Format: Trade Paperback
Dimensions: 160 pages, 9.9 × 7.1 × 0.43 in
Published: May 14, 2002
Publisher: Doubleday Canada
The following ISBNs are associated with this title:
ISBN - 10: 0385659113
ISBN - 13: 9780385659116
From the Publisher
The Canadian Classic, written by Pierre Berton and illustrated by his daughter, Patsy is now a 26 episode animated children’s series on CBC television beginning Saturday, September 9, 2006. Berton often cited The Secret World of Og as his favourite of his forty-seven books. It has sold more than 200,000 copies in four editions.
The series follows the five Berton children, Penny, Pamela, Peter, Patsy, and baby Paul (better-known as “The Pollywog”) as they discover and explore a vast,mysterious world of caverns and rivers hidden beneath a trapdoor in the floor of their clubhouse. In their subterranean adventures, they befriend the little green inhabitants called Ogs, share their worldly knowledge with them, and, at the same time, gain a little wisdom themselves.
The series is directed by Paul Schibli who also directed the long-running CBC series The Raccoons.
About the Author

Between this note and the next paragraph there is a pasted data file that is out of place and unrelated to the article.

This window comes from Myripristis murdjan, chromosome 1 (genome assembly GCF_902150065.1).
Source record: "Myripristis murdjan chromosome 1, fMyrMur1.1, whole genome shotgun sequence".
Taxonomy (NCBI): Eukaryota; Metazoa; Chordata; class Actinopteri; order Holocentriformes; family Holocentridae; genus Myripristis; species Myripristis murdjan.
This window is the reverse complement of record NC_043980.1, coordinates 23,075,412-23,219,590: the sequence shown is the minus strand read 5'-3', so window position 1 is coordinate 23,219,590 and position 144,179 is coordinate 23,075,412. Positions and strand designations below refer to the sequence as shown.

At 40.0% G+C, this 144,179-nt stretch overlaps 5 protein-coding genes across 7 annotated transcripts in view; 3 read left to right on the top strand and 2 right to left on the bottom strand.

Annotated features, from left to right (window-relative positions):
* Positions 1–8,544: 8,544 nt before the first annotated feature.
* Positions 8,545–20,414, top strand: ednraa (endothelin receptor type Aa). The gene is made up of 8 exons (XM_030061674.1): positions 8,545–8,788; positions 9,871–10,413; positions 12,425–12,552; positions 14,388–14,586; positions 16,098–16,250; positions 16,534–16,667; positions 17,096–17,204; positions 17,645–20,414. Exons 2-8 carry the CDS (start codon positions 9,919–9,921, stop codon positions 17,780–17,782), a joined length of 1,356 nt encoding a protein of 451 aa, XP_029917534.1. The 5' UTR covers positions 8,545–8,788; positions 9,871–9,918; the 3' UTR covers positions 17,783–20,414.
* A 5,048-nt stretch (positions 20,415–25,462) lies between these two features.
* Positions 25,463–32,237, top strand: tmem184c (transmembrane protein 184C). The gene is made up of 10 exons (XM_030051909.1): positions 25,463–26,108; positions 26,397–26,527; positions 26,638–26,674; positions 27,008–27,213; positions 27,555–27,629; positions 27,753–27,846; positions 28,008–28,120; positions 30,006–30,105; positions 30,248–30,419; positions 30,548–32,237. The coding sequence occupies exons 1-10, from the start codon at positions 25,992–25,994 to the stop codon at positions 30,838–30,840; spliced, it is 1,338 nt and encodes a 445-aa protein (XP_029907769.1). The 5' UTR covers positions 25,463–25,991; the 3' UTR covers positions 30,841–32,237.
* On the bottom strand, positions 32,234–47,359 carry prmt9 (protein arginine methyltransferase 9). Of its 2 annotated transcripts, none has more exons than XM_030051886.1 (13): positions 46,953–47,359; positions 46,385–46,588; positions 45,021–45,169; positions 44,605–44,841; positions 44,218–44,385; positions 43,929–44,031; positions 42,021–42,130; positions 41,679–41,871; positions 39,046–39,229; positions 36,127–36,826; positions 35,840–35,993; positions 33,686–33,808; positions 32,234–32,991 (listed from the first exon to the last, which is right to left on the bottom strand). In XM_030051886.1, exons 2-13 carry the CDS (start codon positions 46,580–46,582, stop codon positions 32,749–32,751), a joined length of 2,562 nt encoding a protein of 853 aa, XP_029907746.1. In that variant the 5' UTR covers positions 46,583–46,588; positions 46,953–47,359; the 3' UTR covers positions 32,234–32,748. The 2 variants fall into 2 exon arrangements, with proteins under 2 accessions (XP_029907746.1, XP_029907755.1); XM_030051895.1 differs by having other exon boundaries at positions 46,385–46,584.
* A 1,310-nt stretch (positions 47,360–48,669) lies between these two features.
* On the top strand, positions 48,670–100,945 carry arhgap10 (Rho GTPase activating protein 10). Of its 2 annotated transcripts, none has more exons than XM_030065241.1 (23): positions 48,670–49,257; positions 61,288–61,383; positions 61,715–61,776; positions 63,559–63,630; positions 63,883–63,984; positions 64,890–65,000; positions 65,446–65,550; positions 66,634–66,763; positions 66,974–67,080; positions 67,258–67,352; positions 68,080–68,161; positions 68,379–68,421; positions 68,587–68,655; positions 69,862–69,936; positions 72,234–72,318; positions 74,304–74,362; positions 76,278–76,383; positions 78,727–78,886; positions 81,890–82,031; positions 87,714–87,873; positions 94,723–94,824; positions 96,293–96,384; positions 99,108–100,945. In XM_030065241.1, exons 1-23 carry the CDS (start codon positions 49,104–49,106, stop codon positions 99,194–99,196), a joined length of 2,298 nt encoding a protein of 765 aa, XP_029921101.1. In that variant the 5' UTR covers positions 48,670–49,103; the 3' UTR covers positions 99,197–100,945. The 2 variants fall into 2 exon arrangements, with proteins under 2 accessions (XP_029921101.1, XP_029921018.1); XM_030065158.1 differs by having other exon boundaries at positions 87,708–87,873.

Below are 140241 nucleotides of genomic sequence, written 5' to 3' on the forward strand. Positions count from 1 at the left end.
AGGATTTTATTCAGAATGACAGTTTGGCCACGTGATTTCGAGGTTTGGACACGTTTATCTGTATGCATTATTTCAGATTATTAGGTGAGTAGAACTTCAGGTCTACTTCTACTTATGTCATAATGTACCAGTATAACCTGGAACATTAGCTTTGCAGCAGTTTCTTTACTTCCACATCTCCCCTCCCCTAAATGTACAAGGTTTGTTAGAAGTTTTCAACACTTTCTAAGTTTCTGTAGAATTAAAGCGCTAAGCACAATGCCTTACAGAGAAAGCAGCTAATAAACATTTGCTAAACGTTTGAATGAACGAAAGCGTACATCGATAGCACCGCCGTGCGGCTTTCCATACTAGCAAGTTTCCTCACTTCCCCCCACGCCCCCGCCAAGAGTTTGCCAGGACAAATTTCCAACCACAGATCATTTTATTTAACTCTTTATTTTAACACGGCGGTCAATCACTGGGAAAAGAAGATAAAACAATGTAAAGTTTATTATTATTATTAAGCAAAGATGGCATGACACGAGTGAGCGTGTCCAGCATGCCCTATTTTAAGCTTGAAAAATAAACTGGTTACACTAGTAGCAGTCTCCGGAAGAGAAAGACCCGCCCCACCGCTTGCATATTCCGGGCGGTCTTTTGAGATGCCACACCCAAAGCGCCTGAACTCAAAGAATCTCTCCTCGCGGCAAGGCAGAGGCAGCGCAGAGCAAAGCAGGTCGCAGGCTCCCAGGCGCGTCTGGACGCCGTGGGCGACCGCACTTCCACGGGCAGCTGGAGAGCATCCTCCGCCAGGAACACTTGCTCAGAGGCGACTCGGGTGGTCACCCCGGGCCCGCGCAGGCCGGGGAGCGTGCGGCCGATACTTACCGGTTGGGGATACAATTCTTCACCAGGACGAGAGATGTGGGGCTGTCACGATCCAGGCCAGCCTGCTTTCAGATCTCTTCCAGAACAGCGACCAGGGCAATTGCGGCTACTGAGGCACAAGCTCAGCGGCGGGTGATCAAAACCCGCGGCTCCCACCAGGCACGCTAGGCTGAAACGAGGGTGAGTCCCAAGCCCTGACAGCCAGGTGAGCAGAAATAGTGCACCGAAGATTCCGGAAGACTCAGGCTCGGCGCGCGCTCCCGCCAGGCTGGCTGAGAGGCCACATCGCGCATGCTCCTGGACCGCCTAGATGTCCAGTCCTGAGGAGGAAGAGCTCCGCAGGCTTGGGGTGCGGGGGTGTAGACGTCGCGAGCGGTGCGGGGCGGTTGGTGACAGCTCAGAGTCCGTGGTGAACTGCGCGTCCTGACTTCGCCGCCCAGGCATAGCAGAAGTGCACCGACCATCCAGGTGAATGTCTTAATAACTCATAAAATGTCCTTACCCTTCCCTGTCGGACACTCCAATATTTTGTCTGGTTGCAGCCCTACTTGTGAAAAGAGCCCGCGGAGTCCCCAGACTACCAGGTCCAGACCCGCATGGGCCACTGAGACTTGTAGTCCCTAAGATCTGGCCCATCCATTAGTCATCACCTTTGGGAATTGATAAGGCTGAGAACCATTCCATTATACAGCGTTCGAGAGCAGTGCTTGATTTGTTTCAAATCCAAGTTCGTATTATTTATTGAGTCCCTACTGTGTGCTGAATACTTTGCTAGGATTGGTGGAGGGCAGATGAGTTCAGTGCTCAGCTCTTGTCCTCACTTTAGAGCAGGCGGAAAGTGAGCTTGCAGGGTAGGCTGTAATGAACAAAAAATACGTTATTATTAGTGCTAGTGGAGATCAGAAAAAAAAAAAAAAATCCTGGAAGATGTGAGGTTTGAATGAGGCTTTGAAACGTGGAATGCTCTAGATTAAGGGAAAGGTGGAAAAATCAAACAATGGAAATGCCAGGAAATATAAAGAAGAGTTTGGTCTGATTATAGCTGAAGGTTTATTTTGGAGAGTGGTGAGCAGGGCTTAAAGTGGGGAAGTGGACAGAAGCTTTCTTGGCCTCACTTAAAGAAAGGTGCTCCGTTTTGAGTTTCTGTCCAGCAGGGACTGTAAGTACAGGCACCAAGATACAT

Pierre Berton was one of Canada’s most popular and prolific authors. From narrative histories and popular culture, to picture and coffee table books to anthologies, to stories for children to readable, historical works for youth, many of his fifty books are now Canadian classics. Born in 1920 and raised in the Yukon, Pierre Berton worked in Klondike mining camps during his university years. He spent four years in the army, rising from private to captain/instructor at the Royal Military College in Kingston. He spent his early newspaper career in Vancouver, where at 21 he was the youngest city editor on any Canadian daily. He wrote columns for and was editor of Maclean’s magazine, appeared on CBC’s public affairs program “Close-Up” and was a permanent fixture on “Front Page Challenge” for 39 years. He was a columnist and editor for the Toronto Star and was a writer and host of a series of CBC programs. Pierre Berton received over 30 literary awards including the Governor-General’s Award for Creative Non-Fiction (three times), the Stephen Leacock Medal of Humour, and the Gabrielle Leger National Heritage Award. He received two Nellies for his work in broadcasting, two National Newspaper awards, and the National History Society’s first award for “distinguished achievement in popularizing Canadian history.” For his immense contribution to Canadian literature and history, he was awarded more than a dozen honourary de
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